The Baltimore housing department abruptly ended its lead paint removal program yesterday and dismissed the eight workers in it, saying the program could open the city to a lawsuit should a child living in a house treated by the city subsequently come down with lead poisoning.
"The department is taking action to avoid liability problems," said Bill Toohey, spokesman for the Baltimore Department of Housing and Community Development. "The city has no way of indemnifying itself from this."
The lead-paint removal workers, who were to have been paid under a $328,000 state grant, were scheduled to remove lead paint from 10 Baltimore homes being renovated by the Enterprise Foundation, non-profit housing group. Yesterday, the workers were given layoff notices effective Nov. 22.
Lead paint abatement, in which paint that contains lead is either removed or sealed, is a pressing need in Baltimore and other older American cities with large numbers of houses constructed before the early 1970s.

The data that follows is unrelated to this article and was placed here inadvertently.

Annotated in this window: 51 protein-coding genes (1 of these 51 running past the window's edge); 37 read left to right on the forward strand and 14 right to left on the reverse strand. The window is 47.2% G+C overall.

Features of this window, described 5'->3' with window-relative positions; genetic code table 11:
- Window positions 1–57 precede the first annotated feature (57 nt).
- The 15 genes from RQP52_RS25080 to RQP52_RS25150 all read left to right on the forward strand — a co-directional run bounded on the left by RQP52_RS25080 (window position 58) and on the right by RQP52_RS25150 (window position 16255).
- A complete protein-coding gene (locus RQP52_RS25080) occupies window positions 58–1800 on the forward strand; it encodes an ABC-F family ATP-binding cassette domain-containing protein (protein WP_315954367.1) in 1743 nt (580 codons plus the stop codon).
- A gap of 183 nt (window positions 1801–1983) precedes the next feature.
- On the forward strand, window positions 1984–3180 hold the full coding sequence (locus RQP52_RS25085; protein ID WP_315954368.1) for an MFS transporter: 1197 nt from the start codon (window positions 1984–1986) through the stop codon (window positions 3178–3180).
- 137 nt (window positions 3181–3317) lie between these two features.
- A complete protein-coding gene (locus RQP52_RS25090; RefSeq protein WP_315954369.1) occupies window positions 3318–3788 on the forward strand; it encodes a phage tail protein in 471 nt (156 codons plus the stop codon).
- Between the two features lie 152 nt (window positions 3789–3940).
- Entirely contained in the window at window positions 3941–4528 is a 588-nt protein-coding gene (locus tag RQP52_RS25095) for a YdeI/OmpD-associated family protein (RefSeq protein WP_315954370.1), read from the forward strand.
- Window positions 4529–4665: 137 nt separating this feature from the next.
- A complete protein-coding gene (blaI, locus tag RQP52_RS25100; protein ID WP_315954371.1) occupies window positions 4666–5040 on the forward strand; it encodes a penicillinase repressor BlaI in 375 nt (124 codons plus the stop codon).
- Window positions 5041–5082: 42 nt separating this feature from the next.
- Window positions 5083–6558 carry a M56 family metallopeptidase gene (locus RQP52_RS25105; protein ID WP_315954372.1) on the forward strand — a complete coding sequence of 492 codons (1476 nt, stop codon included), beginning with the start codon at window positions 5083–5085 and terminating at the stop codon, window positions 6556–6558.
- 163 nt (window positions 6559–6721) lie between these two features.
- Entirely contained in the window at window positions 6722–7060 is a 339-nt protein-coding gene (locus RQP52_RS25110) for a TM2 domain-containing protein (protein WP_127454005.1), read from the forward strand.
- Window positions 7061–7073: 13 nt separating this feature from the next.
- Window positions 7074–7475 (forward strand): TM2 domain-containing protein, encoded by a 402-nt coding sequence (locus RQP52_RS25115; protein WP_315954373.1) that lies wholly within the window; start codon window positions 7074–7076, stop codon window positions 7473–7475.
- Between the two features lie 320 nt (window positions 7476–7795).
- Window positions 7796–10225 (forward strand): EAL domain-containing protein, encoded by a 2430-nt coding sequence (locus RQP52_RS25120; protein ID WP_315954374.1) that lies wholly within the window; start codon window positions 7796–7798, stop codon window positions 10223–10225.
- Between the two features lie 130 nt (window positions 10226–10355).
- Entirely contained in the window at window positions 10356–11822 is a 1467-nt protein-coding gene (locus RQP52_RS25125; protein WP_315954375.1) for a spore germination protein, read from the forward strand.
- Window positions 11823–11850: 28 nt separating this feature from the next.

Lead was once commonly used but is now banned as a pigment in house paints because it can lead to learning disabilities in children who eat paint chips or otherwise get it in their bloodstream.
Last year, the city workers stripped lead paint from 20 of the estimated 200,000 homes in Baltimore that contain at least some lead paint.
Mr. Toohey said Housing Director Robert W. Hearn ordered the program closed on the advice of City Solicitor Neal M. Janey.
Mr. Toohey said the state money is still available, however, and could possibly be used by a private contractor who is willing to take on the work.
"There are still funds out there, this just means someone else will spend them," Mr. Toohey said. "I don't want people to think the city is backing away from lead paint."